Despite a public appeal by more than 1,700 academics, as well as an intervention from Provost Patrick Prendergast, higher education is unlikely to get its own department under the next government.
A draft programme for government, agreed today by Fine Gael, Fianna Fáil and the Greens, contains no mention of a department of higher education and research – something called for by thousands of academics last month.
The document commits to developing “a long-term sustainable funding model” for third-level education, “in collaboration with the sector and informed by recent and ongoing research and analysis”.
But it makes no mention of the 2016 Cassells report – considered the definitive review of the way forward for higher education by many in the sector – and does not offer a specific model for funding third-level.
And college fees, at €3,000 the most expensive in the EU, will stay at the same level, Thomas Byrne, Fianna Fáil’s education spokesperson, told The University Times today.
The government seems intent on pushing ahead with controversial reforms to the Higher Education Authority (HEA), which have prompted widespread backlash across third-level. The document says the next government will continue to reform “the way our Higher Education Institutions (HEIs) operate” – and commits to “enhancing performance, financial management, governance and transparency”.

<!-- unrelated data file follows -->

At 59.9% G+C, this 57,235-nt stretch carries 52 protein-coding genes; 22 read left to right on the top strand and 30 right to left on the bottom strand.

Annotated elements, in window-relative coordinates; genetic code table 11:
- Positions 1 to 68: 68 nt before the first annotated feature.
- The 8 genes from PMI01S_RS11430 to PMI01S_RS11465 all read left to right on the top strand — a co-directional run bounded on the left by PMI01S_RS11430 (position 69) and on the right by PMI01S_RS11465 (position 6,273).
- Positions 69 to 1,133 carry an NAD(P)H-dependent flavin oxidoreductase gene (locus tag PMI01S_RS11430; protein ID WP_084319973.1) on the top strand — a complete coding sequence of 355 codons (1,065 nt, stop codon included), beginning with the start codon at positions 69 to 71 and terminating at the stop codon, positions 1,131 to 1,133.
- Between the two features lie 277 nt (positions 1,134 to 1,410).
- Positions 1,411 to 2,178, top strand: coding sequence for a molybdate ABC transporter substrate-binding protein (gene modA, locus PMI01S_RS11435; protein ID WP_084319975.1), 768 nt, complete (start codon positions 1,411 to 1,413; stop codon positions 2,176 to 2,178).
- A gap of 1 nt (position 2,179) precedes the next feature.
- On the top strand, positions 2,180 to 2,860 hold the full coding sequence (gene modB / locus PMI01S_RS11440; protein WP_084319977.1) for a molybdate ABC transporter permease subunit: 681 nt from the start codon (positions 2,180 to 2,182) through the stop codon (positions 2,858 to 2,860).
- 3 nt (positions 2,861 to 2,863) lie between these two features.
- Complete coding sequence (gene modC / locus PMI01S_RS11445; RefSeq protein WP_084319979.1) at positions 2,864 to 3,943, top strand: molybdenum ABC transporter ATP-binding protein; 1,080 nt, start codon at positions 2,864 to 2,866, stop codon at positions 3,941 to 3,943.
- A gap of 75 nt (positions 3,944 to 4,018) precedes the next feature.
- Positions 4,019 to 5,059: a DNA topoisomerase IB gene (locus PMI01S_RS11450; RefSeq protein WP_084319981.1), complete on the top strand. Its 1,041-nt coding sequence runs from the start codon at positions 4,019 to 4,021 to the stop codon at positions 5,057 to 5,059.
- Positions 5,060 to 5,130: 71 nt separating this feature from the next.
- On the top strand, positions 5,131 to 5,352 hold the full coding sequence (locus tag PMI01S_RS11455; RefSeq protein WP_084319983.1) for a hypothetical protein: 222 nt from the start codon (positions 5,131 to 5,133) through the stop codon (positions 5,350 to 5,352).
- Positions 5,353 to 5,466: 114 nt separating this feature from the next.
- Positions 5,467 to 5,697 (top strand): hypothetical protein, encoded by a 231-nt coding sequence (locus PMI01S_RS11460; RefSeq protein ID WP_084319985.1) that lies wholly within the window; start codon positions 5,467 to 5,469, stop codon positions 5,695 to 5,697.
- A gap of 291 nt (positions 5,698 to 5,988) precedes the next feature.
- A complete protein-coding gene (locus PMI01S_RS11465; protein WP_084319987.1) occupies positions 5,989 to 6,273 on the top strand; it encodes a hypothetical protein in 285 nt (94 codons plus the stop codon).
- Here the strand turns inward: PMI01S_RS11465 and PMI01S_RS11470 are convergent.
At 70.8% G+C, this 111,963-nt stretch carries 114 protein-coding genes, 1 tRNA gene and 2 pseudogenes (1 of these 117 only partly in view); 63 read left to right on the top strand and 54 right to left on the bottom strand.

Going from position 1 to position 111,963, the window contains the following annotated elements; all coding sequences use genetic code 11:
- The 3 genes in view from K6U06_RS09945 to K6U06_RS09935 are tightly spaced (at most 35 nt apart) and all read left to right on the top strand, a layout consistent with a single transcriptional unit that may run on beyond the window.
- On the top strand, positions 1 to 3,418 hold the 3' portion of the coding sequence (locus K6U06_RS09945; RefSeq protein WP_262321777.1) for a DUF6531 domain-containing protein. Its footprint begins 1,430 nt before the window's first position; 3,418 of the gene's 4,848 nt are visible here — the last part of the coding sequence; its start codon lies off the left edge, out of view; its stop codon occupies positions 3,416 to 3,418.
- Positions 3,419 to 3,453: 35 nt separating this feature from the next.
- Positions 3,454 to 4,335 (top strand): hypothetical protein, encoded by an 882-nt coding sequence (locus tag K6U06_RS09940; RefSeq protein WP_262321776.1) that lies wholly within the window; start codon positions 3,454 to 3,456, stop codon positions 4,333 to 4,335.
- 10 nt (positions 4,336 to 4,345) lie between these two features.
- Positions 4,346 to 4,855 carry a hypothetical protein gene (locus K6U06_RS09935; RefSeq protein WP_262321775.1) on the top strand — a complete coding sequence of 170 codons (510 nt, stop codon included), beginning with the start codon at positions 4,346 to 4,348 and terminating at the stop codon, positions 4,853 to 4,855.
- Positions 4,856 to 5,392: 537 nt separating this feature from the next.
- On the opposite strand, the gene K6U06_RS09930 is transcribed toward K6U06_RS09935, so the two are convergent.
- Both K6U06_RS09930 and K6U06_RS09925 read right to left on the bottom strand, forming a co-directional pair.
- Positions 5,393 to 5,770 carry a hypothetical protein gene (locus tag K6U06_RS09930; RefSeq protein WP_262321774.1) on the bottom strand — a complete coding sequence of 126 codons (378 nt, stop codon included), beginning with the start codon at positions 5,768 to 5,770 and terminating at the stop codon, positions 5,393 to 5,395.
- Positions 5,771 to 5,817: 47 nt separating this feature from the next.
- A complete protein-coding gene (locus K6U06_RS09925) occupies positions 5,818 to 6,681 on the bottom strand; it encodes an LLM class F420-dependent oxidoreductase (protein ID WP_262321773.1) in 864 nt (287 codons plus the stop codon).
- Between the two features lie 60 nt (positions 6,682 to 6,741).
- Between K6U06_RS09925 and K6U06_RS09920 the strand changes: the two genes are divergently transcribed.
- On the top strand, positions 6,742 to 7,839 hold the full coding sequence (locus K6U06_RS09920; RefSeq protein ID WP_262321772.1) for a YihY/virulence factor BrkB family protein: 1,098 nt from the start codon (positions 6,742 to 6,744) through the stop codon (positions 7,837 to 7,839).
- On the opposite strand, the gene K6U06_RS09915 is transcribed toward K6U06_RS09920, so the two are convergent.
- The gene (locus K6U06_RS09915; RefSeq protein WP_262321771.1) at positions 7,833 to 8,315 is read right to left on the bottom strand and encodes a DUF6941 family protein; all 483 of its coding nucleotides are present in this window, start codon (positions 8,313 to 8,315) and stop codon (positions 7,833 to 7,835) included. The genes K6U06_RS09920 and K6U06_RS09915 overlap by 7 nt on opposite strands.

On the issue of student grants, the government will review the eligibility criteria for the controversial SUSI grants.
It has also promised to widen access routes to third-level for people living in direct provision centres, and to support initiatives on campus that deal with consent as well as drug and alcohol abuse.
Speaking to The University Times today, Byrne said the next government will put a “renewed focus” on higher education funding.
He said: “What we hope out of this government is a renewed focus on higher and further education. That includes the issue of funding, it includes the issue of student supports.”
“Those issues”, he added, “will be a matter for the government when and if it’s formed. But clearly the higher education system needs a significant boost – not just in the short term, but in the medium term as well”.